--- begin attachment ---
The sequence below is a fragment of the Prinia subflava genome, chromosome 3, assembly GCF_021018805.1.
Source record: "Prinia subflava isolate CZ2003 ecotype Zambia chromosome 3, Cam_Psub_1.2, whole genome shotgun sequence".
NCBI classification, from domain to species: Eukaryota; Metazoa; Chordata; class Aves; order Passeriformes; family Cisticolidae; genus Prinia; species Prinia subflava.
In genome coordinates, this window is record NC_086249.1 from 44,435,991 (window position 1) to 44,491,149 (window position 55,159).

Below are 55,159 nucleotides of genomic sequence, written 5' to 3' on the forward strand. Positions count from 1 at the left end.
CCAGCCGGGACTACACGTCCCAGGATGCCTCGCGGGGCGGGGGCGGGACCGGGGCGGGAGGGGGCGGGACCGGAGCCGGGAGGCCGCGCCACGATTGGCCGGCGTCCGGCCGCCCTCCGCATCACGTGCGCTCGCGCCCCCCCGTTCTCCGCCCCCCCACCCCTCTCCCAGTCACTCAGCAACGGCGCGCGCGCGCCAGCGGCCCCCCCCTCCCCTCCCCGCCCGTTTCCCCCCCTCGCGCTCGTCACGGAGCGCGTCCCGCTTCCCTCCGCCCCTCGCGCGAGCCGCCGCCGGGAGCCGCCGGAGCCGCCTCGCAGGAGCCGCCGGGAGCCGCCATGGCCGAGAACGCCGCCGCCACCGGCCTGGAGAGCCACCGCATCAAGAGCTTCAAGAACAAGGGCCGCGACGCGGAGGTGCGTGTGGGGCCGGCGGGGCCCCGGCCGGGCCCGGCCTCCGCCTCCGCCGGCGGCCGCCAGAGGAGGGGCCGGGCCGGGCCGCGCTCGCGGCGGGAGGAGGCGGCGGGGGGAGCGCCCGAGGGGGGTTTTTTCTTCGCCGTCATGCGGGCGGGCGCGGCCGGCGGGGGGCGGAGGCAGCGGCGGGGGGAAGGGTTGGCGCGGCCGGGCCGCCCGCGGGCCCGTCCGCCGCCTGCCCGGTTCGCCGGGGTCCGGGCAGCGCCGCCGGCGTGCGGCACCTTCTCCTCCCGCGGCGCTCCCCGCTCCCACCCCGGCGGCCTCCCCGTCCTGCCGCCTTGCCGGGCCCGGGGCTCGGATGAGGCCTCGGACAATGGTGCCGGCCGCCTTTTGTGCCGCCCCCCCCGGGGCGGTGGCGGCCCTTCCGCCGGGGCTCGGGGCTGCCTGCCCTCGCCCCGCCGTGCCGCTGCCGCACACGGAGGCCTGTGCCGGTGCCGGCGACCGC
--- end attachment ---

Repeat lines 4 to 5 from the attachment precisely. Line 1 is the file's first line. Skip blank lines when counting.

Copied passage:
In genome coordinates, this window is record NC_086249.1 from 44,435,991 (window position 1) to 44,491,149 (window position 55,159).

Below are 55,159 nucleotides of genomic sequence, written 5' to 3' on the forward strand. Positions count from 1 at the left end.